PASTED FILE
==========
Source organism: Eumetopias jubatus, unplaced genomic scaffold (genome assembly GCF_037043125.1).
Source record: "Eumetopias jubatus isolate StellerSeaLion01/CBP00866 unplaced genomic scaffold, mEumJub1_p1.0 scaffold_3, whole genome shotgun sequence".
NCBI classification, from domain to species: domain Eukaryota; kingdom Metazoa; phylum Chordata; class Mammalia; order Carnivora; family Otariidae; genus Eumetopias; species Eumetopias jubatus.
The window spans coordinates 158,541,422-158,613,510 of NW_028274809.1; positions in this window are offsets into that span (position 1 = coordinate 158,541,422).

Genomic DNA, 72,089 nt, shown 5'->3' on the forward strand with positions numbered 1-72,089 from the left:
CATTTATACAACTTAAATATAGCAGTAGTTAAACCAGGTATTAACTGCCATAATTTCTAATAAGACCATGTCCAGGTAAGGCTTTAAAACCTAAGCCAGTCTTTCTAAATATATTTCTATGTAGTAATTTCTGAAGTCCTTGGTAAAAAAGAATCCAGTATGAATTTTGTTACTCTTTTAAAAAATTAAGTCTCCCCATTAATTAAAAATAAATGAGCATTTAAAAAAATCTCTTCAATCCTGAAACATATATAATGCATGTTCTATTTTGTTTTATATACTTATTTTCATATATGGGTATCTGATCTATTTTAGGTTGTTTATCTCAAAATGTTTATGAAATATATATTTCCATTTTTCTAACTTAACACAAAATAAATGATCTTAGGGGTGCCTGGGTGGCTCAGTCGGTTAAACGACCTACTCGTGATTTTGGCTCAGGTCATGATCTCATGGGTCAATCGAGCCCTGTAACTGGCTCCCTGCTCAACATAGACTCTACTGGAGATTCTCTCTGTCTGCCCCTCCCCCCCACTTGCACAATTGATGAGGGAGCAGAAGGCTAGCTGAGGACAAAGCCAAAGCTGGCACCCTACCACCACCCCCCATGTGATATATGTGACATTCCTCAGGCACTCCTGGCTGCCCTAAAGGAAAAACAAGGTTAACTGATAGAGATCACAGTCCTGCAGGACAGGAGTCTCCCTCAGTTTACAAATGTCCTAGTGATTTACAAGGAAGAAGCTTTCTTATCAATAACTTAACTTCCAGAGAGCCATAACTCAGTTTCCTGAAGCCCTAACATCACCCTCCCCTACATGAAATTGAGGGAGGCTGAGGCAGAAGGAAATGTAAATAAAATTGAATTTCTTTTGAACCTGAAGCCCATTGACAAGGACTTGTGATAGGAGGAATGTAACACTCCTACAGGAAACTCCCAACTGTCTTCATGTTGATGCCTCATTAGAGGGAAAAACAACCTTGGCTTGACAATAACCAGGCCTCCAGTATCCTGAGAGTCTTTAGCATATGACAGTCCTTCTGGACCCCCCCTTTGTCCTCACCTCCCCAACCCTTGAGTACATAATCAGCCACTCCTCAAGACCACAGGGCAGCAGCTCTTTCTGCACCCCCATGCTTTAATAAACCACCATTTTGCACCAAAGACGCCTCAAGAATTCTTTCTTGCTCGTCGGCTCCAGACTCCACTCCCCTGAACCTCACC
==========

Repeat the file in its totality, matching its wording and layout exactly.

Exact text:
Source organism: Eumetopias jubatus, unplaced genomic scaffold (genome assembly GCF_037043125.1).
Source record: "Eumetopias jubatus isolate StellerSeaLion01/CBP00866 unplaced genomic scaffold, mEumJub1_p1.0 scaffold_3, whole genome shotgun sequence".
NCBI classification, from domain to species: domain Eukaryota; kingdom Metazoa; phylum Chordata; class Mammalia; order Carnivora; family Otariidae; genus Eumetopias; species Eumetopias jubatus.
The window spans coordinates 158,541,422-158,613,510 of NW_028274809.1; positions in this window are offsets into that span (position 1 = coordinate 158,541,422).

Genomic DNA, 72,089 nt, shown 5'->3' on the forward strand with positions numbered 1-72,089 from the left:
CATTTATACAACTTAAATATAGCAGTAGTTAAACCAGGTATTAACTGCCATAATTTCTAATAAGACCATGTCCAGGTAAGGCTTTAAAACCTAAGCCAGTCTTTCTAAATATATTTCTATGTAGTAATTTCTGAAGTCCTTGGTAAAAAAGAATCCAGTATGAATTTTGTTACTCTTTTAAAAAATTAAGTCTCCCCATTAATTAAAAATAAATGAGCATTTAAAAAAATCTCTTCAATCCTGAAACATATATAATGCATGTTCTATTTTGTTTTATATACTTATTTTCATATATGGGTATCTGATCTATTTTAGGTTGTTTATCTCAAAATGTTTATGAAATATATATTTCCATTTTTCTAACTTAACACAAAATAAATGATCTTAGGGGTGCCTGGGTGGCTCAGTCGGTTAAACGACCTACTCGTGATTTTGGCTCAGGTCATGATCTCATGGGTCAATCGAGCCCTGTAACTGGCTCCCTGCTCAACATAGACTCTACTGGAGATTCTCTCTGTCTGCCCCTCCCCCCCACTTGCACAATTGATGAGGGAGCAGAAGGCTAGCTGAGGACAAAGCCAAAGCTGGCACCCTACCACCACCCCCCATGTGATATATGTGACATTCCTCAGGCACTCCTGGCTGCCCTAAAGGAAAAACAAGGTTAACTGATAGAGATCACAGTCCTGCAGGACAGGAGTCTCCCTCAGTTTACAAATGTCCTAGTGATTTACAAGGAAGAAGCTTTCTTATCAATAACTTAACTTCCAGAGAGCCATAACTCAGTTTCCTGAAGCCCTAACATCACCCTCCCCTACATGAAATTGAGGGAGGCTGAGGCAGAAGGAAATGTAAATAAAATTGAATTTCTTTTGAACCTGAAGCCCATTGACAAGGACTTGTGATAGGAGGAATGTAACACTCCTACAGGAAACTCCCAACTGTCTTCATGTTGATGCCTCATTAGAGGGAAAAACAACCTTGGCTTGACAATAACCAGGCCTCCAGTATCCTGAGAGTCTTTAGCATATGACAGTCCTTCTGGACCCCCCCTTTGTCCTCACCTCCCCAACCCTTGAGTACATAATCAGCCACTCCTCAAGACCACAGGGCAGCAGCTCTTTCTGCACCCCCATGCTTTAATAAACCACCATTTTGCACCAAAGACGCCTCAAGAATTCTTTCTTGCTCGTCGGCTCCAGACTCCACTCCCCTGAACCTCACC